2. There is Therefore a Strange Land
This is a campaign setting, which was originally planned as a kind of OSR update of Planescape, but with the Regency elements to the fore. It was billed as The Magician's Nephew meets William Blake. It has evolved somewhat since then, and I have recently been giving it considerable thought. My idea now is that There is Therefore a Strange Land is a kind of Ur-Setting. The PCs begin in a miscellaneous European city. They might be dilettantes, scholars, satanists, priests, or alchemists. One of them inherits the study of a dead uncle or aunt who was clearly Up To Something. In this study is a portal, or portals, which lead to another World or Worlds - and these can be anything the DM desires (the Forgotten Realms, Dark Sun, the Abyss, Yoon-Suin, Vornheim, the Warhammer world - or absolutely anything else). There is Therefore a Strange Land is thus a collection of tools for creating the study, the city, the PCs, the other investigating powers in the city, and so forth - the idea being that the existence of the other Worlds is also known by others, who will want to buy whatever the PCs can bring back, kill them as rivals, and so on. Moreover, since it is assumed that the PCs may become rich and powerful as a result of their explorations, there are also mechanisms for establishing power structures within the city with which they can interact. Picture a group of scholars from Regency-era London going to Athas and bringing back a cannibal halfling to sell to the Prince of Brunswick, all the while trying to avoid being noticed by their rivals, thieves, or high society, and you'll have in mind the kind of game that There is Therefore a Strange Land is all about.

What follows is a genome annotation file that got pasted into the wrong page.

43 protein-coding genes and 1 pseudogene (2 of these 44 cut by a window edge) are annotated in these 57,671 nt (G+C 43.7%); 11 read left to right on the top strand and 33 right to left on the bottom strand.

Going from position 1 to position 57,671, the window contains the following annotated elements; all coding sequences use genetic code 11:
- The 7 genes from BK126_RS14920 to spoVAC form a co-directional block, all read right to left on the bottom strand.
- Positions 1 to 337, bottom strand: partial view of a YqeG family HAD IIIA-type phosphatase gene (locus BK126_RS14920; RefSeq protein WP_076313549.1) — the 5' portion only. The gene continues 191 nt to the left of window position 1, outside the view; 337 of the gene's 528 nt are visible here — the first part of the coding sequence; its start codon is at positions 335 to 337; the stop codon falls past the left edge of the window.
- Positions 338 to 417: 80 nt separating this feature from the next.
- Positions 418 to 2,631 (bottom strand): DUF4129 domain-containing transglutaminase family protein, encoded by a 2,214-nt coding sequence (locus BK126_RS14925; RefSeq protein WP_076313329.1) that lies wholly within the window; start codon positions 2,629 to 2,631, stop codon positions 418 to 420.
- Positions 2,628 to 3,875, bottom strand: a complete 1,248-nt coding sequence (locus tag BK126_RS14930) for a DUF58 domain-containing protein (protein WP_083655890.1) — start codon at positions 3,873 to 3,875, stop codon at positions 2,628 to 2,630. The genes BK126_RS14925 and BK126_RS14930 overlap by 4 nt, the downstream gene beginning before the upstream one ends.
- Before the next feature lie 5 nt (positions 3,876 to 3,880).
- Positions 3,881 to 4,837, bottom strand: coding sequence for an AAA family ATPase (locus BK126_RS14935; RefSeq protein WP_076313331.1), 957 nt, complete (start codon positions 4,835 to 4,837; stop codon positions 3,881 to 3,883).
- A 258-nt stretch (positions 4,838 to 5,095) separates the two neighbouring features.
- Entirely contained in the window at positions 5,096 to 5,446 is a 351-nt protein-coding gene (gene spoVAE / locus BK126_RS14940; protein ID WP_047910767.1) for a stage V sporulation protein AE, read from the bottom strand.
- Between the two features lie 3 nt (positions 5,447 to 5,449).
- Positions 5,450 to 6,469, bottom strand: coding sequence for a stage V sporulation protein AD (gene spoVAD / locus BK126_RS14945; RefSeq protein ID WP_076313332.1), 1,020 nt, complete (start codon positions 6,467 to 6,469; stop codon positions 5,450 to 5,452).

3. New Troy
This is a setting loosely based on combing the Matter of Britain with Norse legend, and is a kind of tribute to Jack Vance's Lyonesse trilogy. The setting is New Troy - drawing from the old English legend that the British Isles were settled by refugees from the fall of Troy. There is a hex-map made up of 1-mile hexes, but slippage can take place into the lands of Faerie and Muspelheim. Faerie is a place where time moves much more slowly than it does in New Troy, and is the home of mystical beings and faerie shees. I call it the "Mythic Otherworld". Muspelheim is a place where time moves more quickly, and is constantly divided between the rule of frost giants and fire giants. There are also all manner of Norse and Norse-influenced evil spirits down there. It is a traditional mega-dungeon. The trick is that Faerie, New Troy, and Muspelheim all mirror each other, a bit like 3D chess: they possess the same or similar geographies, and it is possible for events in one world to influence the others. So, for instance, the castle of Kinkernadon finds a replica in Faerie in exactly the same location - Tripsey Shee - and ditto in Muspelheim. If the Lord of Kinkernadon is assassinated, the faerie prince in Tripsey Shee may also come to a sticky end. And so on. This means that the PCs can attempt to attack enemies, conduct heists, and so forth, from world to world.
4. Moons of Jupiter Planetcrawl
I've written enough about this recently: see here.
5. Fixed World [Proper title TBC]
Ditto: see here.
6. A sub-folder I have in my RPG folder on my Desktop entitled Emishi Ezo Ainu Nara Period Setting.
This is an evolution of my old 'Queen Country' idea, which I had been toying with anyway, but which I might now decide to set in an ancient iteration of Kara-Tur's 'Wa'. The PCs take on the role of officials in the budding Japanese Empire, which is spreading its tendrils into the cold North. Here there are strange hairy people called the Emishi, who worship bears, and all manner of supernatural beings, sorceresses, witches, evil spirits, and God knows what else. The PCs get XP for exploration and discovery.